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SC Grants Liberty to Petitioners to Approach Gujarat High Court Seeking Independent Investigation [Morbi Bridge Collapse]

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Sarthak Umang

Published on: 21 November 2022 at 18:00 IST

On October 30, Gujarat High Court taken suo moto cognizance on Morbi Bridge collapse , Supreme Court rejected to entertain two petitions which sought for independent probe into the tragedy.

The Supreme Court granted liberty to the petitioners to seek independent probe to raise issues before Gujarat High Court. The alternative remedy available to petitioners are either file an independent writ petition under Article 226 of the Constitution or by suo moto case.

A PIL filed by Advocate Vishal Tiwari and Chavada Dilipbhai was considered by the bench comprising Chief Justice of India DY Chandrachud and Justice Hima Kohli.

The bench also had recorded some  of the issues highlighted by Senior Advocate Gopal Sankaranarayanan, who appeared for Chavada Dilipbhai, such as :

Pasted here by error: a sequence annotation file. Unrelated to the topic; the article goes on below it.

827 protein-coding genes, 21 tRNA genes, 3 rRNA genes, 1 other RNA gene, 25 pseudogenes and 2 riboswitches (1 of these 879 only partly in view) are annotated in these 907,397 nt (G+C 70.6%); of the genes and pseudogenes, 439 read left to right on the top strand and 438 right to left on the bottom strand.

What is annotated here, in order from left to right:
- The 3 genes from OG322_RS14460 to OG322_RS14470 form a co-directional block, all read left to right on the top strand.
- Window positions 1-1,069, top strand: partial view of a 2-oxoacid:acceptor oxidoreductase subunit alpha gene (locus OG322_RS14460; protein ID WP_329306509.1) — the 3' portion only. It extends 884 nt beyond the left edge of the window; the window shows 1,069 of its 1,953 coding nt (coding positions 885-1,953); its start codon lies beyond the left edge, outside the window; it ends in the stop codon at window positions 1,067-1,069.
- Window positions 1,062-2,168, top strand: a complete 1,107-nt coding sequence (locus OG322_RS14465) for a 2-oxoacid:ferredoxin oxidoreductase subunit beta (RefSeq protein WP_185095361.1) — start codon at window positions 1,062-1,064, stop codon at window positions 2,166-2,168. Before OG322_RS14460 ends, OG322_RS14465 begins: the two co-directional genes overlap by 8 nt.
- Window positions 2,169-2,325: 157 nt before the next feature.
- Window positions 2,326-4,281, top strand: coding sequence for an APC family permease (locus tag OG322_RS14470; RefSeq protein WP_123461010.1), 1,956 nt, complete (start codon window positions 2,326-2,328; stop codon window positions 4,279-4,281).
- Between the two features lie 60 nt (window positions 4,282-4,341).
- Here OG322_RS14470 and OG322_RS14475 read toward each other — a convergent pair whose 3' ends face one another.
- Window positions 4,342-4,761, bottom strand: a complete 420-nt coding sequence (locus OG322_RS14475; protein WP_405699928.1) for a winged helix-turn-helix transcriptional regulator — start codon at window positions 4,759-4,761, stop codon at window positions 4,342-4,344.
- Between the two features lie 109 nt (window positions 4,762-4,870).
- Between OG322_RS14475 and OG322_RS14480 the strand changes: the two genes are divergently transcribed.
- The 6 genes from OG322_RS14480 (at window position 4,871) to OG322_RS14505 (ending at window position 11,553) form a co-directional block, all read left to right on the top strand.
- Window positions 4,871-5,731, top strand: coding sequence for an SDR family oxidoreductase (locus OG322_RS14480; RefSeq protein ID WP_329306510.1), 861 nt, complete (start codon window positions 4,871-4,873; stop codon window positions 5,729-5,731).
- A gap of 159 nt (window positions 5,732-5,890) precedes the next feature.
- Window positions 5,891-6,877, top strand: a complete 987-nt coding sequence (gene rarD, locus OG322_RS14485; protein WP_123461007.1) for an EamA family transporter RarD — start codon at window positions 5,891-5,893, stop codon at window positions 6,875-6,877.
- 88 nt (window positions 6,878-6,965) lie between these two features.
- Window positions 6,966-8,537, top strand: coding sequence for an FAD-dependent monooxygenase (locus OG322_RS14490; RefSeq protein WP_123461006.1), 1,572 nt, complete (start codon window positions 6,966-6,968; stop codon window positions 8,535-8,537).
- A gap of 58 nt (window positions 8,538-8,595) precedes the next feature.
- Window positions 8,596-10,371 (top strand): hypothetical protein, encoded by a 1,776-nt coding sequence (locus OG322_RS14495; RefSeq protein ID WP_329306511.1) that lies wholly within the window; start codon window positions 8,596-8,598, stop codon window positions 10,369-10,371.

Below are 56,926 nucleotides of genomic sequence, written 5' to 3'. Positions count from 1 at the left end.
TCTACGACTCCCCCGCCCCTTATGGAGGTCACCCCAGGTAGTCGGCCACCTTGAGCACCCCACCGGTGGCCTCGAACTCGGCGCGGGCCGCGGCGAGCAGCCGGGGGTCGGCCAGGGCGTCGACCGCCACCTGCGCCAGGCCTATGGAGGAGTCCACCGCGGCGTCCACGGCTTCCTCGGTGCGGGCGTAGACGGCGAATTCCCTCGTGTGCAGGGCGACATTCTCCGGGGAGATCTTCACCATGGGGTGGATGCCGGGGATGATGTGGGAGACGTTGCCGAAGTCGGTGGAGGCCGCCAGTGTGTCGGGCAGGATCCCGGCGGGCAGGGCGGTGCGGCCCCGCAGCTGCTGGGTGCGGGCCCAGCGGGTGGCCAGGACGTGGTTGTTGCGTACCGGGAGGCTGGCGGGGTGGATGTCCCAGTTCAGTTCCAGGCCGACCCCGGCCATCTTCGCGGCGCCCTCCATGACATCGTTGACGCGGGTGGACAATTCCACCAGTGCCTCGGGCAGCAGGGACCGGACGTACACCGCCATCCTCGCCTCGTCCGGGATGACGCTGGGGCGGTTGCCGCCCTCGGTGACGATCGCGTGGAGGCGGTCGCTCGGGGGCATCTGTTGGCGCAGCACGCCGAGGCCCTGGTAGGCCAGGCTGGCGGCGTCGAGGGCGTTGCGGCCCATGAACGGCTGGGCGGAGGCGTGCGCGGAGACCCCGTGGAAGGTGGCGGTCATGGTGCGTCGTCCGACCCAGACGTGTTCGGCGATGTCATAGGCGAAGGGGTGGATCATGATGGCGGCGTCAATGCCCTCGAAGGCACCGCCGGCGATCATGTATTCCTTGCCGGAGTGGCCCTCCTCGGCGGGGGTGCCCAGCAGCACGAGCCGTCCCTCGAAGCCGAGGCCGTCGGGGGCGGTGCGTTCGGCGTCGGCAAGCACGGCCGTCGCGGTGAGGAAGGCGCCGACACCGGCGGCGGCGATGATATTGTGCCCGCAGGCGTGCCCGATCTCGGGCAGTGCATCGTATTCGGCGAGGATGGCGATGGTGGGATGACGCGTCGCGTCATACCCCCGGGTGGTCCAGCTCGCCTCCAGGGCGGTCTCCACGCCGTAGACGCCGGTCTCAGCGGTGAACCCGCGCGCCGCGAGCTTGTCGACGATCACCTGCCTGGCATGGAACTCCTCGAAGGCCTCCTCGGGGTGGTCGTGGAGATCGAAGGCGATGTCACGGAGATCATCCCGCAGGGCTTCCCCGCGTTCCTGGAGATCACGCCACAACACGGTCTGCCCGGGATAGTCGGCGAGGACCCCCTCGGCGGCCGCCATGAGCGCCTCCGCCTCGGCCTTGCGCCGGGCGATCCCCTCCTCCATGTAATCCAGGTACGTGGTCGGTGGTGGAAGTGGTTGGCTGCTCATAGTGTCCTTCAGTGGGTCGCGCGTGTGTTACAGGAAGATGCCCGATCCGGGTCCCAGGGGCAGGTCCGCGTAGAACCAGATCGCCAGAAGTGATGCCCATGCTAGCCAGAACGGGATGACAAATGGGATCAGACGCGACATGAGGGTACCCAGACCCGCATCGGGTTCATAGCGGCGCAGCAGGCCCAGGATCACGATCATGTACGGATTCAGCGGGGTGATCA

• the need for an independent investigation on acts/omissions which would amount to criminal wrong doing;
  • the need to fix responsibility against officials of the Nagar Palika;
  • the need to ensure that the agency which was entrusted with the task of maintaining the bridge and its management are held accountable including but not confined to making arrests in the course of investigation;
  • the award of reasonable compensation to the heirs of those who have lost lives in the tragedy.

The apex court suggested the Gujarat HC to apply its mind regarding above aspects raised by the petitioners.

The Supreme Court also mentioned in its order that, “We are of the view that the High Court would also bring to bear its time and attention on other aspects of the matter which have been highlighted above while recording the submissions of the learned counsel of the petitioner.”

The bench noted that the Gujarat High Court is keeping a close eye on various aspects of the case on a weekly basis, and that those aspects would require regular responses from Nagar Palika officials and the state.

It was asserted that the High Court “would definitely be capable of making sure a regulating framework is in place so that such instances do not recur.”

“Since the Division Bench led by the CJI has already entertained suo motu proceedings, we are of the view of that the future conduct of the proceedings remains with that Division Bench of the High Court”, the bench noted.

The Court advised the High Court to take this matter on a periodic basis.